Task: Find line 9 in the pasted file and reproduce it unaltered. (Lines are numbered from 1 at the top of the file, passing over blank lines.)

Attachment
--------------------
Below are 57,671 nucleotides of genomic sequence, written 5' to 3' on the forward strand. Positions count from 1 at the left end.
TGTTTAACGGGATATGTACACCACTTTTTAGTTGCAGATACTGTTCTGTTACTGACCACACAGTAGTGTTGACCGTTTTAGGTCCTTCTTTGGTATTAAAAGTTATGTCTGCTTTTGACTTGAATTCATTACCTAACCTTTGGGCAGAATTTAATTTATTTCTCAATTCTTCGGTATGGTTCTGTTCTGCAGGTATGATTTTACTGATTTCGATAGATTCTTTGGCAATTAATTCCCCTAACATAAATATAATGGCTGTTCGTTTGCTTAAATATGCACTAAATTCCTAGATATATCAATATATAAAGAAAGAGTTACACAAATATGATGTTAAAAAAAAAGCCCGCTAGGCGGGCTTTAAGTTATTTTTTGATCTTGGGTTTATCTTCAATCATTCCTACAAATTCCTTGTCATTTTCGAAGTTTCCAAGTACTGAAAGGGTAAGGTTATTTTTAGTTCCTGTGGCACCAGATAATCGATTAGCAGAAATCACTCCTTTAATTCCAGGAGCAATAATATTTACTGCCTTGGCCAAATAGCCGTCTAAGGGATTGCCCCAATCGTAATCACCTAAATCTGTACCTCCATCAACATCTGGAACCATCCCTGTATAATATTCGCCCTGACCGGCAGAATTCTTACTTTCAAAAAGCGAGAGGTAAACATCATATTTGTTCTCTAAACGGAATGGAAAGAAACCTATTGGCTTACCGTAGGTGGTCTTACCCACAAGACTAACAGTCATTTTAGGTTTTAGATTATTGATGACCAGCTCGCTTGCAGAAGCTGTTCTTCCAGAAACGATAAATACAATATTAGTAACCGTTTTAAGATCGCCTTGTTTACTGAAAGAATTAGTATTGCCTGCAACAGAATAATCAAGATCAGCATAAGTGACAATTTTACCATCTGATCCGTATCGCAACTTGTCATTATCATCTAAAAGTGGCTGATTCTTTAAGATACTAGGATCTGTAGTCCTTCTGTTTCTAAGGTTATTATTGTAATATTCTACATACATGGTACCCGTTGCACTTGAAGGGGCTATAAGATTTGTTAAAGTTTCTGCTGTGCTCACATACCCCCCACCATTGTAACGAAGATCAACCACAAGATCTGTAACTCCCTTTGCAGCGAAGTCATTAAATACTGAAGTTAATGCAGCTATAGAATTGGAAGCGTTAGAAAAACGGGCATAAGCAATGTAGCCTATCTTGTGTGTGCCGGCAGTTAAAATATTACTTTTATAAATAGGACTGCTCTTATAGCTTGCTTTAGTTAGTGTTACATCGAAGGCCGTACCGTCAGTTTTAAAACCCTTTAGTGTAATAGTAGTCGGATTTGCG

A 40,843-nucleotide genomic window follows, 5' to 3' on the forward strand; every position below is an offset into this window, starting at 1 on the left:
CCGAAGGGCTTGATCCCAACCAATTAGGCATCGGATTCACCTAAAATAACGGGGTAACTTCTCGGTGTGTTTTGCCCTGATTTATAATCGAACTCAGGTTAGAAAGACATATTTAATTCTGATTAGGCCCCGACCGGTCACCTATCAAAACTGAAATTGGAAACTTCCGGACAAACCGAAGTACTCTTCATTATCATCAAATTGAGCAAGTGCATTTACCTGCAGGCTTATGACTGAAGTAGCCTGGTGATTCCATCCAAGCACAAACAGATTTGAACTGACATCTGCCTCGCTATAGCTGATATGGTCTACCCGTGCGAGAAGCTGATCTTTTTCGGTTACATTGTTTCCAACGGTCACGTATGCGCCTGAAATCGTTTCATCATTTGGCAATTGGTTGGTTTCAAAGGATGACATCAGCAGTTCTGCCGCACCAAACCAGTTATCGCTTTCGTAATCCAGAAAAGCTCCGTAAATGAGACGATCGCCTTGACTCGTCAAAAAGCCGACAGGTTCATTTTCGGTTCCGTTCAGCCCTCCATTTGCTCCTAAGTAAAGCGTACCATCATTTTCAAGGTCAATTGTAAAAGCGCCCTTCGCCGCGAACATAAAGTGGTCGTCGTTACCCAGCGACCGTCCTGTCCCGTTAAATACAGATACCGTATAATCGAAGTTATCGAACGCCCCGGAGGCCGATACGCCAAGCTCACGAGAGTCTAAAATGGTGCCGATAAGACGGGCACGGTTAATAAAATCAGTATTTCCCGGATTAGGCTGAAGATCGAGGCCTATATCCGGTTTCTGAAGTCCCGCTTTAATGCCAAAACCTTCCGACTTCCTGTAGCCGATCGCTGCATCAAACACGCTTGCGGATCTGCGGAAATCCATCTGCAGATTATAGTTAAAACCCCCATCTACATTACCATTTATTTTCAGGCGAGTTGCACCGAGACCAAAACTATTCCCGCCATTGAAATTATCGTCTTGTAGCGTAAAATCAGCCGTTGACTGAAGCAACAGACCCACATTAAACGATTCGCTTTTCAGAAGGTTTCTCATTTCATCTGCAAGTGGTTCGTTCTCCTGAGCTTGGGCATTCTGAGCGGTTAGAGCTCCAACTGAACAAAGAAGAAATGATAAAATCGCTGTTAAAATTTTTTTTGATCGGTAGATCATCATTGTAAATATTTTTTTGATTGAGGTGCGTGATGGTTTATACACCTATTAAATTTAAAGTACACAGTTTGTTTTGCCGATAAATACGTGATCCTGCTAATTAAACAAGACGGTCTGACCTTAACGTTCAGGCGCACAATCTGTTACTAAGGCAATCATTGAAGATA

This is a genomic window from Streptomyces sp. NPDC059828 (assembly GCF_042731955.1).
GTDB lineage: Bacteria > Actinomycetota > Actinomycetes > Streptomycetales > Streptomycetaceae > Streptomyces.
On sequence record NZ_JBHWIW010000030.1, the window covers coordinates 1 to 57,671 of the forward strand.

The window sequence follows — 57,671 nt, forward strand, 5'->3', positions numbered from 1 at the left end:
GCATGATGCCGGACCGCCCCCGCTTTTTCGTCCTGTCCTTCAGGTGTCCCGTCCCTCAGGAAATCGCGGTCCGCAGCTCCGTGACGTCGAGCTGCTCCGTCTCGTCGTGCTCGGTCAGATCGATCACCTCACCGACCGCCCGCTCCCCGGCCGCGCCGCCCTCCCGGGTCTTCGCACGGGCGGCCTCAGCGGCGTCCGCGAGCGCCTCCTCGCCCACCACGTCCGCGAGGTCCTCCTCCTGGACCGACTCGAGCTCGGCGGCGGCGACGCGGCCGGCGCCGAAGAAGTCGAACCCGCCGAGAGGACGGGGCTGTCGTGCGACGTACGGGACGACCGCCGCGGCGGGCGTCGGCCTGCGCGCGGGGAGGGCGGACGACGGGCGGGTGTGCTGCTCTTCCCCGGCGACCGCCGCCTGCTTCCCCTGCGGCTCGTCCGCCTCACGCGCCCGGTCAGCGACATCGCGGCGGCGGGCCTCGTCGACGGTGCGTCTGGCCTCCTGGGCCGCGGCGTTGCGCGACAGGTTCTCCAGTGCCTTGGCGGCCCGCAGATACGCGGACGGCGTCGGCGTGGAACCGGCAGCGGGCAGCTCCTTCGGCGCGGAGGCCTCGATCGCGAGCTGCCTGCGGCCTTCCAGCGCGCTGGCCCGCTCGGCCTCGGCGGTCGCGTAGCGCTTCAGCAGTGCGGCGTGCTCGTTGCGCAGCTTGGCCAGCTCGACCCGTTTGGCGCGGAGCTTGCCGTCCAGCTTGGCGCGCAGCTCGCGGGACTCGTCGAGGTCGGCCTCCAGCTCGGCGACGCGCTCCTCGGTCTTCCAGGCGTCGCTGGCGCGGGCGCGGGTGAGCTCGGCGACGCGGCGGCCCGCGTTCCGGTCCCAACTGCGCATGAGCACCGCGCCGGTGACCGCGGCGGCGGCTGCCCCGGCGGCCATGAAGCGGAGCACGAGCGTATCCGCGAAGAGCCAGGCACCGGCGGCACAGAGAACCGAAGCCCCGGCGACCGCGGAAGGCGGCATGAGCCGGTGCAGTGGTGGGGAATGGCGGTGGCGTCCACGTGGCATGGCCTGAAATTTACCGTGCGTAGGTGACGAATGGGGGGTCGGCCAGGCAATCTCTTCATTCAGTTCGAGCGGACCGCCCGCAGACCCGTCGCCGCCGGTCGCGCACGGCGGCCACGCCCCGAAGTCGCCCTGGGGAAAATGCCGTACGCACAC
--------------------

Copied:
GCATGATGCCGGACCGCCCCCGCTTTTTCGTCCTGTCCTTCAGGTGTCCCGTCCCTCAGGAAATCGCGGTCCGCAGCTCCGTGACGTCGAGCTGCTCCGTCTCGTCGTGCTCGGTCAGATCGATCACCTCACCGACCGCCCGCTCCCCGGCCGCGCCGCCCTCCCGGGTCTTCGCACGGGCGGCCTCAGCGGCGTCCGCGAGCGCCTCCTCGCCCACCACGTCCGCGAGGTCCTCCTCCTGGACCGACTCGAGCTCGGCGGCGGCGACGCGGCCGGCGCCGAAGAAGTCGAACCCGCCGAGAGGACGGGGCTGTCGTGCGACGTACGGGACGACCGCCGCGGCGGGCGTCGGCCTGCGCGCGGGGAGGGCGGACGACGGGCGGGTGTGCTGCTCTTCCCCGGCGACCGCCGCCTGCTTCCCCTGCGGCTCGTCCGCCTCACGCGCCCGGTCAGCGACATCGCGGCGGCGGGCCTCGTCGACGGTGCGTCTGGCCTCCTGGGCCGCGGCGTTGCGCGACAGGTTCTCCAGTGCCTTGGCGGCCCGCAGATACGCGGACGGCGTCGGCGTGGAACCGGCAGCGGGCAGCTCCTTCGGCGCGGAGGCCTCGATCGCGAGCTGCCTGCGGCCTTCCAGCGCGCTGGCCCGCTCGGCCTCGGCGGTCGCGTAGCGCTTCAGCAGTGCGGCGTGCTCGTTGCGCAGCTTGGCCAGCTCGACCCGTTTGGCGCGGAGCTTGCCGTCCAGCTTGGCGCGCAGCTCGCGGGACTCGTCGAGGTCGGCCTCCAGCTCGGCGACGCGCTCCTCGGTCTTCCAGGCGTCGCTGGCGCGGGCGCGGGTGAGCTCGGCGACGCGGCGGCCCGCGTTCCGGTCCCAACTGCGCATGAGCACCGCGCCGGTGACCGCGGCGGCGGCTGCCCCGGCGGCCATGAAGCGGAGCACGAGCGTATCCGCGAAGAGCCAGGCACCGGCGGCACAGAGAACCGAAGCCCCGGCGACCGCGGAAGGCGGCATGAGCCGGTGCAGTGGTGGGGAATGGCGGTGGCGTCCACGTGGCATGGCCTGAAATTTACCGTGCGTAGGTGACGAATGGGGGGTCGGCCAGGCAATCTCTTCATTCAGTTCGAGCGGACCGCCCGCAGACCCGTCGCCGCCGGTCGCGCACGGCGGCCACGCCCCGAAGTCGCCCTGGGGAAAATGCCGTACGCACAC